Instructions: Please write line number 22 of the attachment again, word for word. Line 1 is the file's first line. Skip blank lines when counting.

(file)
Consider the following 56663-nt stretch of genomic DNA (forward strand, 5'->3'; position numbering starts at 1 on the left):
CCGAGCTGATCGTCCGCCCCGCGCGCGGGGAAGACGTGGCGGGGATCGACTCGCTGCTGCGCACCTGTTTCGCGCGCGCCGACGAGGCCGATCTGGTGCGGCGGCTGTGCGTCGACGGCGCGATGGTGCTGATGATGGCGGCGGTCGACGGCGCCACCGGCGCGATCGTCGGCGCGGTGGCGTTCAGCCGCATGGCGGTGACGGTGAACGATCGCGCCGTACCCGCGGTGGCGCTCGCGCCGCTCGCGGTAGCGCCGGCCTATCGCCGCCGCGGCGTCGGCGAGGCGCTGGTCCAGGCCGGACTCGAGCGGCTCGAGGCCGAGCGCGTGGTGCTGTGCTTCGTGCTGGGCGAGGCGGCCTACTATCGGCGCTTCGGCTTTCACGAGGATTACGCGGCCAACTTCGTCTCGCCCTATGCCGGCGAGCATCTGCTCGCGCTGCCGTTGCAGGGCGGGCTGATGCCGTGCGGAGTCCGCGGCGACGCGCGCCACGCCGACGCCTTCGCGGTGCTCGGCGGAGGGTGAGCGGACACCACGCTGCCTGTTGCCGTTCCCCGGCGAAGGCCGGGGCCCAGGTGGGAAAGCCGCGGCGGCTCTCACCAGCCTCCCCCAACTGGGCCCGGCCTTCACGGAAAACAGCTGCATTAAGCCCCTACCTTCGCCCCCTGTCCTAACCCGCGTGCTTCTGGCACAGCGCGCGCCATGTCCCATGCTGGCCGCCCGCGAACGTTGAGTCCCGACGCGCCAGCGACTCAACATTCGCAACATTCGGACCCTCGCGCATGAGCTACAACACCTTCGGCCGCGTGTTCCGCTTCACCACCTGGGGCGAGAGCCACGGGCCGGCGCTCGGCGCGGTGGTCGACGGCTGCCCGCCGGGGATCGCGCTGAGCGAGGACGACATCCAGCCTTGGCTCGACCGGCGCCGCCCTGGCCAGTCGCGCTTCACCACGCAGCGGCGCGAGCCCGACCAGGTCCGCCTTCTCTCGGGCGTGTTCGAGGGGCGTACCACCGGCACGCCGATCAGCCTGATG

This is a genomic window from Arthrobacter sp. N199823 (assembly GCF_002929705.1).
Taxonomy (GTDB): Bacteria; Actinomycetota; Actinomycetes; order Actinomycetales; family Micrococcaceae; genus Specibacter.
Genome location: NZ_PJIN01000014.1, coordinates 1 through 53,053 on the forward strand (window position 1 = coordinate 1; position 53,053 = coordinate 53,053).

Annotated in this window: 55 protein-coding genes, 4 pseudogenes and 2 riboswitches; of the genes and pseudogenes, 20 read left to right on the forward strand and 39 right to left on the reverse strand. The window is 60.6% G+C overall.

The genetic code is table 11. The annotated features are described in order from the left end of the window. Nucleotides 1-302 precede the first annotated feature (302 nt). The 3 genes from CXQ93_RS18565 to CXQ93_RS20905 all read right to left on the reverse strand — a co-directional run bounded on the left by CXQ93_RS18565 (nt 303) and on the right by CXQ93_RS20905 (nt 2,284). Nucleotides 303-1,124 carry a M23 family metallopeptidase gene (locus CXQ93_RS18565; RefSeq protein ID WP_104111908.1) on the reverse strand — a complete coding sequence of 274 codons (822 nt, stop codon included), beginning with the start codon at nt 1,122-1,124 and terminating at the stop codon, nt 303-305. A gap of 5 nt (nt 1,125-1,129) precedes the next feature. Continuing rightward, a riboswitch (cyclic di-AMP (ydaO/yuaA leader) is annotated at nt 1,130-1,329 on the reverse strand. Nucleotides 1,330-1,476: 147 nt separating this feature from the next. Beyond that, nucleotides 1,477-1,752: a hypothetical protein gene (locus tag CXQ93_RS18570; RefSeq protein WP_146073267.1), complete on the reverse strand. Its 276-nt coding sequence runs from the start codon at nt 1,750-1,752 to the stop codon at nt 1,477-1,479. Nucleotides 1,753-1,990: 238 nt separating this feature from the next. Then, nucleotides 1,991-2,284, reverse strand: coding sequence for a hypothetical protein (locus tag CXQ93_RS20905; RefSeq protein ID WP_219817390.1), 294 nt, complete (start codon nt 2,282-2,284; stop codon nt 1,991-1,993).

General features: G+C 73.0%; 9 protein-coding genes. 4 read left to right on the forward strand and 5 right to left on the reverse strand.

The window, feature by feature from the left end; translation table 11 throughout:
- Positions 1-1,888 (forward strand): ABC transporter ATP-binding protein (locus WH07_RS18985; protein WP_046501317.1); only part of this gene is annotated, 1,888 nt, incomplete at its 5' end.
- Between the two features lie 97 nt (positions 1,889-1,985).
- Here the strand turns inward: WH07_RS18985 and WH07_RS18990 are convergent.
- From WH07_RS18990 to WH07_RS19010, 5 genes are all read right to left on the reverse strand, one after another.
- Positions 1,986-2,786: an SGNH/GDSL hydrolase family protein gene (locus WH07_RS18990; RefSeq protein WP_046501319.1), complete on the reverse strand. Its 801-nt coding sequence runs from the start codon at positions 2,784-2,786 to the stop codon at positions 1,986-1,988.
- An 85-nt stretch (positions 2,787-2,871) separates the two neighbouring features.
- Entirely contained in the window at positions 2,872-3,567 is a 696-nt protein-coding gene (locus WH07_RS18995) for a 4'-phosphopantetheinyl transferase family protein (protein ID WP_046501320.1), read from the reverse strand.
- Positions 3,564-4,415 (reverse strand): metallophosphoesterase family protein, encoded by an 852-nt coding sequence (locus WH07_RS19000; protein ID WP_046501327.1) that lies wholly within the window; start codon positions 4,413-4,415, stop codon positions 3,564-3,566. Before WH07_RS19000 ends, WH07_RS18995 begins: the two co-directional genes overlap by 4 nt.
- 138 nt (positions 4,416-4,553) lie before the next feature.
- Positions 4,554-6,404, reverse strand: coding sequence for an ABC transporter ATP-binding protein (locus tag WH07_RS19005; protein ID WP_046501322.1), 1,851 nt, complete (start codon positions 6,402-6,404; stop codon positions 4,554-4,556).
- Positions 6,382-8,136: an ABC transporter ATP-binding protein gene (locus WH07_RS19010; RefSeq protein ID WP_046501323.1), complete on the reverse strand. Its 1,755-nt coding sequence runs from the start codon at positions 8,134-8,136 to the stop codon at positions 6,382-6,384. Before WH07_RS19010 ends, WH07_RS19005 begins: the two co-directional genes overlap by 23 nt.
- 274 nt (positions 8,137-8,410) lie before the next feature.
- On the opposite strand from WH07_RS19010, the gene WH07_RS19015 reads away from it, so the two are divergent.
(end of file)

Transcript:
- On the opposite strand from WH07_RS19010, the gene WH07_RS19015 reads away from it, so the two are divergent.